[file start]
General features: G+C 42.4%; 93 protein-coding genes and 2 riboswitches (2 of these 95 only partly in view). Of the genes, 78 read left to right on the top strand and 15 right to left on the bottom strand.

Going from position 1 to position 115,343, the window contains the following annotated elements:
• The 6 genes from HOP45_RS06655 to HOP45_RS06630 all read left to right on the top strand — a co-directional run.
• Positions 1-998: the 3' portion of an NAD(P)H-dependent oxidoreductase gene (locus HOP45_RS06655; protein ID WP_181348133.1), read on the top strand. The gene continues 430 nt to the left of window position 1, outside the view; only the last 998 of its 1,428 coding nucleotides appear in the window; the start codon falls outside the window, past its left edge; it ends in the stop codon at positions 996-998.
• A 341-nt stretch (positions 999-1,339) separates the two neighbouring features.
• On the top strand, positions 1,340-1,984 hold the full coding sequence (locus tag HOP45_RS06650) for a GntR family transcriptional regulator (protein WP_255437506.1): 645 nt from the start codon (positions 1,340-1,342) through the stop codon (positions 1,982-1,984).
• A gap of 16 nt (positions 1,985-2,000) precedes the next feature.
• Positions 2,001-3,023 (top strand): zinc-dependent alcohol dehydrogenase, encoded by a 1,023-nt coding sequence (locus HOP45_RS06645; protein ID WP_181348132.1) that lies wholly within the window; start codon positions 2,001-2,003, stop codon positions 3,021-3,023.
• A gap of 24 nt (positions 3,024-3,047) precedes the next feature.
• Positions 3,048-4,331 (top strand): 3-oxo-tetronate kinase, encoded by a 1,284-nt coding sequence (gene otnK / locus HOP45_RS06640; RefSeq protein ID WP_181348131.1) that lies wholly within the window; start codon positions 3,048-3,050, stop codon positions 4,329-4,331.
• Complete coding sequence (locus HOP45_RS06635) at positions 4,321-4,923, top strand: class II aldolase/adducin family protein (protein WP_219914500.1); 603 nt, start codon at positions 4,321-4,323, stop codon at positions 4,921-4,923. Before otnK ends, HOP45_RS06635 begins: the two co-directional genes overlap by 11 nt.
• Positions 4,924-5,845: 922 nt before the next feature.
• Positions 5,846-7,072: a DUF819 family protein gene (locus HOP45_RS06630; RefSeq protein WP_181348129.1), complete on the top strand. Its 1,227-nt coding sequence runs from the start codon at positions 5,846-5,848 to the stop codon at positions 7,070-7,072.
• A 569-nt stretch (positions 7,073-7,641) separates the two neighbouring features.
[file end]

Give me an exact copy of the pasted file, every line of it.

General features: G+C 42.4%; 93 protein-coding genes and 2 riboswitches (2 of these 95 only partly in view). Of the genes, 78 read left to right on the top strand and 15 right to left on the bottom strand.

Going from position 1 to position 115,343, the window contains the following annotated elements:
• The 6 genes from HOP45_RS06655 to HOP45_RS06630 all read left to right on the top strand — a co-directional run.
• Positions 1-998: the 3' portion of an NAD(P)H-dependent oxidoreductase gene (locus HOP45_RS06655; protein ID WP_181348133.1), read on the top strand. The gene continues 430 nt to the left of window position 1, outside the view; only the last 998 of its 1,428 coding nucleotides appear in the window; the start codon falls outside the window, past its left edge; it ends in the stop codon at positions 996-998.
• A 341-nt stretch (positions 999-1,339) separates the two neighbouring features.
• On the top strand, positions 1,340-1,984 hold the full coding sequence (locus tag HOP45_RS06650) for a GntR family transcriptional regulator (protein WP_255437506.1): 645 nt from the start codon (positions 1,340-1,342) through the stop codon (positions 1,982-1,984).
• A gap of 16 nt (positions 1,985-2,000) precedes the next feature.
• Positions 2,001-3,023 (top strand): zinc-dependent alcohol dehydrogenase, encoded by a 1,023-nt coding sequence (locus HOP45_RS06645; protein ID WP_181348132.1) that lies wholly within the window; start codon positions 2,001-2,003, stop codon positions 3,021-3,023.
• A gap of 24 nt (positions 3,024-3,047) precedes the next feature.
• Positions 3,048-4,331 (top strand): 3-oxo-tetronate kinase, encoded by a 1,284-nt coding sequence (gene otnK / locus HOP45_RS06640; RefSeq protein ID WP_181348131.1) that lies wholly within the window; start codon positions 3,048-3,050, stop codon positions 4,329-4,331.
• Complete coding sequence (locus HOP45_RS06635) at positions 4,321-4,923, top strand: class II aldolase/adducin family protein (protein WP_219914500.1); 603 nt, start codon at positions 4,321-4,323, stop codon at positions 4,921-4,923. Before otnK ends, HOP45_RS06635 begins: the two co-directional genes overlap by 11 nt.
• Positions 4,924-5,845: 922 nt before the next feature.
• Positions 5,846-7,072: a DUF819 family protein gene (locus HOP45_RS06630; RefSeq protein WP_181348129.1), complete on the top strand. Its 1,227-nt coding sequence runs from the start codon at positions 5,846-5,848 to the stop codon at positions 7,070-7,072.
• A 569-nt stretch (positions 7,073-7,641) separates the two neighbouring features.